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February 26, 2013
Re: Are there any default dmd optimizations
On 2/26/13 2:56 AM, foobar wrote:
> DDoc isn't part of the language but rather part of the compiler,
> nevertheless it has its downsides. Being part of the compiler means that
> the compiler needs to be changed to address those and it isn't even
> written in D! The end result is all sort of additional auxiliary D
> utilities to post-process this in order to address some of those issues.
> Hence, A prime example of the failure that I'm talking about.
>
> unittest is worse, it is indeed part of the language so now the
> _language grammar_ needs to be changed to fix the problems with it, such
> as not having test names. A far better solution practiced in all other
> major languages is to use annotations and in fact, there probably
> already are similar D frameworks, thus exhibiting the same problem of
> multiple conflicting implementations you wished to avoid.

I think this is unnecessarily negative because far as I can tell ddoc 
and unittest are features that people use and appreciate. BTW no need to 
change the grammar for improving unittests, only an API is sufficient - 
consider e.g.:

@"name" unittest { ... }

or simply

unittest {
   testName("name");
   ...
}

One can find negatives of most any feature.

> Additional such problems - the AA issue which has been going own for
> years now. The endless discussions regarding tuples.

There are plenty of cases in which discussions have been concluded with 
successful improvements. We can't tell people what to work on, so some 
are longer than others.

> It seems that D strives to bloat the language with needless features
> that really should have been standardized in the library and on the
> other hand tries to put in the library things that really ought to be
> built into the language to benefit from proper integration and syntax.

If I wanted to clarify how subjective that is, I couldn't have written 
it better :o).

> The latest case was the huge properties debate and its offshoots
> regarding ref semantics which I didn't even bother participate in.
> Bartosz developed an ownership system for D to address all the safety
> issues raised by ref *years ago* and it was rejected due to complexity.

That was for threads.

> Now, Andrei tries to achieve similar safety guaranties by giving ref the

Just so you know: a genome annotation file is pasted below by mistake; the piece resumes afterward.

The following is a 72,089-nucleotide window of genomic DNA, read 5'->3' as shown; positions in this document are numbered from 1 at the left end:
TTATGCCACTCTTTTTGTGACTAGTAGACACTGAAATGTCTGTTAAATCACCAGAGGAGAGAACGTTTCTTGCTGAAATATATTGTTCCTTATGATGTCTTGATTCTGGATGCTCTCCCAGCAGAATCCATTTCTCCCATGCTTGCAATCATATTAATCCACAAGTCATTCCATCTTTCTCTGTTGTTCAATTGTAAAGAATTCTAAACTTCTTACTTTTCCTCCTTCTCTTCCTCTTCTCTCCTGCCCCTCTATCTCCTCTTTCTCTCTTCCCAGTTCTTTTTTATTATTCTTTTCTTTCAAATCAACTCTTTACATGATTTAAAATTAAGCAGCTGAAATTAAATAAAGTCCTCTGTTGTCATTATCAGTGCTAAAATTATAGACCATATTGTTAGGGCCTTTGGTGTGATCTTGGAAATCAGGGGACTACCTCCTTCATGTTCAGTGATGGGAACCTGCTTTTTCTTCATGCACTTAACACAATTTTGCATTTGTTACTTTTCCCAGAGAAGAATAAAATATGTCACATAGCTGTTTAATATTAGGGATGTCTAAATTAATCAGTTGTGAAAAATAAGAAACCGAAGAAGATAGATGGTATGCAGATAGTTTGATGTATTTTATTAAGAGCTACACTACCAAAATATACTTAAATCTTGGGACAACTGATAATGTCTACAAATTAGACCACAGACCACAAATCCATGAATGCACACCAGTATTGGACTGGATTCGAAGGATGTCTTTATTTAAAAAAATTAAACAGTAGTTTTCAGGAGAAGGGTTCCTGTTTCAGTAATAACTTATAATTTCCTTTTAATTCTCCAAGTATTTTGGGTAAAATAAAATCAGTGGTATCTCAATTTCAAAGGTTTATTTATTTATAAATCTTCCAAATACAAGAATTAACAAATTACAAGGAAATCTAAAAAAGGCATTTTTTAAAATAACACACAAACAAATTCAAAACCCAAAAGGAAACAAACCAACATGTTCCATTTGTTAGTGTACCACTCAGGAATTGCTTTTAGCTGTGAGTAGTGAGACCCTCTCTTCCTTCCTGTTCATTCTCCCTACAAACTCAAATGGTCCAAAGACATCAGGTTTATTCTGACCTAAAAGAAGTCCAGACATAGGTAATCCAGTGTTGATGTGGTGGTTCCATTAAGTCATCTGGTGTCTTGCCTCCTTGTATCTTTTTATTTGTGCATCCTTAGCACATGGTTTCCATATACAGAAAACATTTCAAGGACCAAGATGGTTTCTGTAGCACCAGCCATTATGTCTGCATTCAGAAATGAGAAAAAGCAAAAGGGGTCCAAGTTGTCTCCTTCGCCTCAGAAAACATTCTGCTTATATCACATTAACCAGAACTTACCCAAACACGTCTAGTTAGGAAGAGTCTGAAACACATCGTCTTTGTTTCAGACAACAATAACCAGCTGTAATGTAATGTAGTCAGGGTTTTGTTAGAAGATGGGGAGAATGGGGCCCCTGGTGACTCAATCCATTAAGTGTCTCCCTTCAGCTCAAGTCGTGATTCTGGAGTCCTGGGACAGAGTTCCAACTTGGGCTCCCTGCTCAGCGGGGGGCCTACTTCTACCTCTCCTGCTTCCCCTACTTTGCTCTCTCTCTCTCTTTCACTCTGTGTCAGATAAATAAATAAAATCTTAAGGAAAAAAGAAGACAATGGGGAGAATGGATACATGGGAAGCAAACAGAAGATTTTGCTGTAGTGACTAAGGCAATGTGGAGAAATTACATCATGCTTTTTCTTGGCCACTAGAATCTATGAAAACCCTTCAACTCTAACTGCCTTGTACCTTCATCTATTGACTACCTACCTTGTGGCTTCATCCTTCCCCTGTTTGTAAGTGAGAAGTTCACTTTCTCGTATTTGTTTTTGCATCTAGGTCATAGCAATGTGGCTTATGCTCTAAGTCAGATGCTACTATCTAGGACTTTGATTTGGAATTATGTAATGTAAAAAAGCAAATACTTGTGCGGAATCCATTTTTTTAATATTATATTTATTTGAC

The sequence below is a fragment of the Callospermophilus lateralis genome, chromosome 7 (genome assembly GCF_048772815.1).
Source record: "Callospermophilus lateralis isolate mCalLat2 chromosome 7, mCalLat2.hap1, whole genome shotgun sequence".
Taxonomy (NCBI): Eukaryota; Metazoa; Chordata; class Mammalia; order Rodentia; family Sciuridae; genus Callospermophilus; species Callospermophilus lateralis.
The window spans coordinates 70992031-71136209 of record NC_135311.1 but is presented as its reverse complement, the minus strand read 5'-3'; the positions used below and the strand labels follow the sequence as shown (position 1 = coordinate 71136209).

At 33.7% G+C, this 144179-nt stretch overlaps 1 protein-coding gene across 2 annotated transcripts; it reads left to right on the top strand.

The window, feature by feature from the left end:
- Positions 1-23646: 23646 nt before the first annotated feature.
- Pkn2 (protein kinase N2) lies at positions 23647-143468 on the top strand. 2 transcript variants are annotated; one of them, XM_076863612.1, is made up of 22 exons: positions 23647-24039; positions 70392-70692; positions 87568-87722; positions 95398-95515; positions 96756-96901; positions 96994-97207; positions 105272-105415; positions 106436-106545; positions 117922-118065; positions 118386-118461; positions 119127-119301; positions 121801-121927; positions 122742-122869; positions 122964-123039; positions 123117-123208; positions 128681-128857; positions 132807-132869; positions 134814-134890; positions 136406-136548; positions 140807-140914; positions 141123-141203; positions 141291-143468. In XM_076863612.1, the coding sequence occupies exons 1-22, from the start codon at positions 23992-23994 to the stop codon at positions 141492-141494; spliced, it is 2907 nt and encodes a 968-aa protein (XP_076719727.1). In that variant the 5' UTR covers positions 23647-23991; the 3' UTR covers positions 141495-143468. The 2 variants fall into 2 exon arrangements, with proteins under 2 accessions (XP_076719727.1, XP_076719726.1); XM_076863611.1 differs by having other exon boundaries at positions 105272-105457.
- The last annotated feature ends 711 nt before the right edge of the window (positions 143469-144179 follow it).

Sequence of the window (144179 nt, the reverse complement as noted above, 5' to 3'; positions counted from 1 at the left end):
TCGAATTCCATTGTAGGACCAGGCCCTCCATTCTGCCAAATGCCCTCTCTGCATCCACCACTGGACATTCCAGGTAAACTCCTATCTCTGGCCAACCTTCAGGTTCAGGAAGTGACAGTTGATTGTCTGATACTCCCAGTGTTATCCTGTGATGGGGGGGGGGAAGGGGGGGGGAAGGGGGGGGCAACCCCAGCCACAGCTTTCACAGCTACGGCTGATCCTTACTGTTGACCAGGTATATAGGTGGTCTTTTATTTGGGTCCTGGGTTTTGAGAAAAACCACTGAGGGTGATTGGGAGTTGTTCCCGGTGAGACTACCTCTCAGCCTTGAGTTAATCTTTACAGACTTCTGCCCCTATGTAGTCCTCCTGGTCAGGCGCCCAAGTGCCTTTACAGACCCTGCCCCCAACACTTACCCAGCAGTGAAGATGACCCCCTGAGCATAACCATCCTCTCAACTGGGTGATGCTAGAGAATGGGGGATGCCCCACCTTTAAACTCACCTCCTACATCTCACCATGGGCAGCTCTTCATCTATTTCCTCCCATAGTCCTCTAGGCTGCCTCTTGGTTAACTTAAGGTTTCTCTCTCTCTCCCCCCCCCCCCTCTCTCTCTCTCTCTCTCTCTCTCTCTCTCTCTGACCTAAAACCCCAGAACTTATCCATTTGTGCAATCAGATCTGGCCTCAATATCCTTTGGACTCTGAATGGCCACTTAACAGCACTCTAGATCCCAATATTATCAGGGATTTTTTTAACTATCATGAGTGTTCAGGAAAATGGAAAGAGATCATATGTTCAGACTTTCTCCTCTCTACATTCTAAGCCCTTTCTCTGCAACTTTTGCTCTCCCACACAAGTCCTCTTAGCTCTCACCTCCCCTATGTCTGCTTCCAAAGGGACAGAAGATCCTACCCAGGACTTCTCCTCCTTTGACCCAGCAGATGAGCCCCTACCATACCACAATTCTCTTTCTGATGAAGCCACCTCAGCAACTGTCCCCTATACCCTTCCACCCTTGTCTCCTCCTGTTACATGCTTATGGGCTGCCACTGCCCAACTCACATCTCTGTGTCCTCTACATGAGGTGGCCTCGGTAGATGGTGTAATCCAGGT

> semantics of borrowed pointers. It all seems to me like trying to build
> an airplane without wings cause they are too complex. Rust on the other
> hand already integrated an ownership system and is already far ahead of
> D's design. D had talked about macros *years ago* and rust already
> implemented them.

I think Rust has gone a bit too far with with complexity of the type 
system. There's only this much karma one can spend for such. In my 
opinion we're in better shape than Rust in that particular regard.

>> We do have a significantly better D culture than the C++ one. For
>> example, C++ relies heavily and unapologetically on convention for
>> writing correct, robust code. D eschews that, and instead is very
>> biased towards mechanical verification.
>>
>
> I call bullshit. This is an half hearted intention at best.
> @safe has holes in it, integers has no overflow checks, ref also has
> holes, Not only D has null pointer bugs but they also cause segfaults.

Last one is different. Anyhow, it is a certainty we regard e.g. @safe 
hole as problems that need fixing, which is a significant cultural 
difference. At any rate, I agree one ought to be suspicious whenever 
someone claims "Language X's culture is better than language Y's culture."


Andrei
February 26, 2013
Re: Are there any default dmd optimizations
On 2/26/13, foobar <foo@bar.com> wrote:
> Rust on the other hand already
> integrated an ownership system and is already far ahead of D's
> design.

Far ahead? It allows things like local variables shadowing earlier declarations:

let monster_size = monster_factor * 10.0;
...
let monster_size: int = 50;

That's straight from the tutorial. When has anyone thought to
themselves "I need a new variable to store some result to, but damn, I
wish I could use an existing name but use it to store a completely
different type". That is an incentive to write unreadable code.

And then there are things like this:

"Note that, if applied to an integer value, ! flips all the bits (like ~ in C)."

So (!2 == true)?

There are plenty of complaints for both languages (it's only natural),
but saying that Rust is somehow far ahead, I don't buy that one bit.
It's all too easy to cherrypick features which are in one language and
not in the other.
February 26, 2013
Re: Are there any default dmd optimizations
On 2/25/2013 11:56 PM, foobar wrote:
> DDoc isn't part of the language but rather part of the compiler, nevertheless it
> has its downsides.  [...]
> unittest is worse,

I think you're missing something gigantic. Before D had ddoc, the documentation 
for Phobos was TERRIBLE - it was mostly missing, and the rest would describe